Planning for enhanced green infrastructure needs both evidence of benefits and high levels of community support. Mapping the heat, comfort and shade in cities and neighbourhoods offers the capacity to consider issues of public investment, and planning regulation and to engage with communities about green infrastructure.
This paper explores these issues through the case study of the Shadeways Project, conducted in Bendigo, Victoria during 2017-2019. The project utilized remote sensing, street-level data collection and community engagement to consider how to both increasingly operationalize shade and green infrastructure as a strategic issue locally and at the city scale, and also how to offer communities a perspective on the value and utility of shade in daily life. This program is coupled with a broader policy agenda of addressing heat and shade in Bendigo from the local government, the Bureau of Meteorology and community organizations.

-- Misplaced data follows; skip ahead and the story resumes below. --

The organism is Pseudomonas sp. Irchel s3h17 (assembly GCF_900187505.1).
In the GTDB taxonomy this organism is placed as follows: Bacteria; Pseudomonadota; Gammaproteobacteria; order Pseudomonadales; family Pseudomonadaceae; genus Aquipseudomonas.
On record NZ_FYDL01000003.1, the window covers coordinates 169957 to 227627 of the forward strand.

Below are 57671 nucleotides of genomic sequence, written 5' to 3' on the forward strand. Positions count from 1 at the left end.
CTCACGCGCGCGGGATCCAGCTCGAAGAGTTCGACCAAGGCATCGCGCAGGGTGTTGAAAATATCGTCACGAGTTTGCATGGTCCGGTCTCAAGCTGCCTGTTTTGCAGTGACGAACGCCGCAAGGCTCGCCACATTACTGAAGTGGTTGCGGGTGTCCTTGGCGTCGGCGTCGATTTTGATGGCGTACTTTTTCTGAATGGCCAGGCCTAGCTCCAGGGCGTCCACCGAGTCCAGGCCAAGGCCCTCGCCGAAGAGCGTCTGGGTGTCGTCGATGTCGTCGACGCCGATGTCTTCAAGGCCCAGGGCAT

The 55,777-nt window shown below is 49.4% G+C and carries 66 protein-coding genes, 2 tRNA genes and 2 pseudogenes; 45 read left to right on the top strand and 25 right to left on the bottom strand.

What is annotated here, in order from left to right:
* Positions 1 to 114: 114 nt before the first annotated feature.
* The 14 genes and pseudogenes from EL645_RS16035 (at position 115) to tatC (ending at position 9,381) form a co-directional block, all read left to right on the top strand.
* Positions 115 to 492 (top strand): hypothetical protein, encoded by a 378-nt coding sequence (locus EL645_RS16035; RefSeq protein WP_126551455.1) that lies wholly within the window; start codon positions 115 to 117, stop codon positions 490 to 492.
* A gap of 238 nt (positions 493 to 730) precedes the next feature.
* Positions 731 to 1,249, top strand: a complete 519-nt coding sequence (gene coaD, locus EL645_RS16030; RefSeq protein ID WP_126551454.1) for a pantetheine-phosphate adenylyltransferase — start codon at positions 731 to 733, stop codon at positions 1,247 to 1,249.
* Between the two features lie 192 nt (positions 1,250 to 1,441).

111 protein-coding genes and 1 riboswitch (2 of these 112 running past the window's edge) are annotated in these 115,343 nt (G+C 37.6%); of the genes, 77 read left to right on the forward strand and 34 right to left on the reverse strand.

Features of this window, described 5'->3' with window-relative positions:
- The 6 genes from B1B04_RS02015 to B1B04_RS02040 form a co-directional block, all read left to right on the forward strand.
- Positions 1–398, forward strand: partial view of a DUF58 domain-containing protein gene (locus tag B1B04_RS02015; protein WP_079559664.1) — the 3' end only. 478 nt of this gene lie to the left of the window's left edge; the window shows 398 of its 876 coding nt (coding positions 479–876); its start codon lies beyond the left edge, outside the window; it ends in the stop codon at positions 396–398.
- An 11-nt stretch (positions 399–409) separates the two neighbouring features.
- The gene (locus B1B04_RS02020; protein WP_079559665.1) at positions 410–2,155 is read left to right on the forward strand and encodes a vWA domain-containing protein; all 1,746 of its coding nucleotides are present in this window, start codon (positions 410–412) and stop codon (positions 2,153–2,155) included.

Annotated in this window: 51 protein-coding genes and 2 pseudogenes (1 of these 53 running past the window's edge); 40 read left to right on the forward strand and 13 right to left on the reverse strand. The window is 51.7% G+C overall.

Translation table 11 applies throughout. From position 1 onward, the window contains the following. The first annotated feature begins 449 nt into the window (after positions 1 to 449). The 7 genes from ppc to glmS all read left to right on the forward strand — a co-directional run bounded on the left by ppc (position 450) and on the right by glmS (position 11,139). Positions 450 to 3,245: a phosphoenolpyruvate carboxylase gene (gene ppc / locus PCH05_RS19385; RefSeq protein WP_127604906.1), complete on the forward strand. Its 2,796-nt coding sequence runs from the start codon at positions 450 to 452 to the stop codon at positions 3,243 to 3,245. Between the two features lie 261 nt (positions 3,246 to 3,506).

The paper concludes with a set of considerations to guide the way that data and its analysis perform in the process of public decision-making about shade infrastructure, and the challenges presented by an increasing variety of open data sources, including that collected and collated by broad processes of public, digital interaction.
Interest has emerged in policy and public discourse focusing on urban shade infrastructure in Australian cities during a period that includes, globally, the warmest decade on record. Concern about the direct, indirect and cumulative impacts of heat and sunlight on human health has become a critical policy concern at the local level in the design of parks and schools (Dobbinson et al., 2009; Buller et al., 2017). However clear and meaningful infrastructure solutions in the public realm are often less advanced, and subject to tensions with other objectives in urban spaces, relating to design, natural habitat and risk management, for example.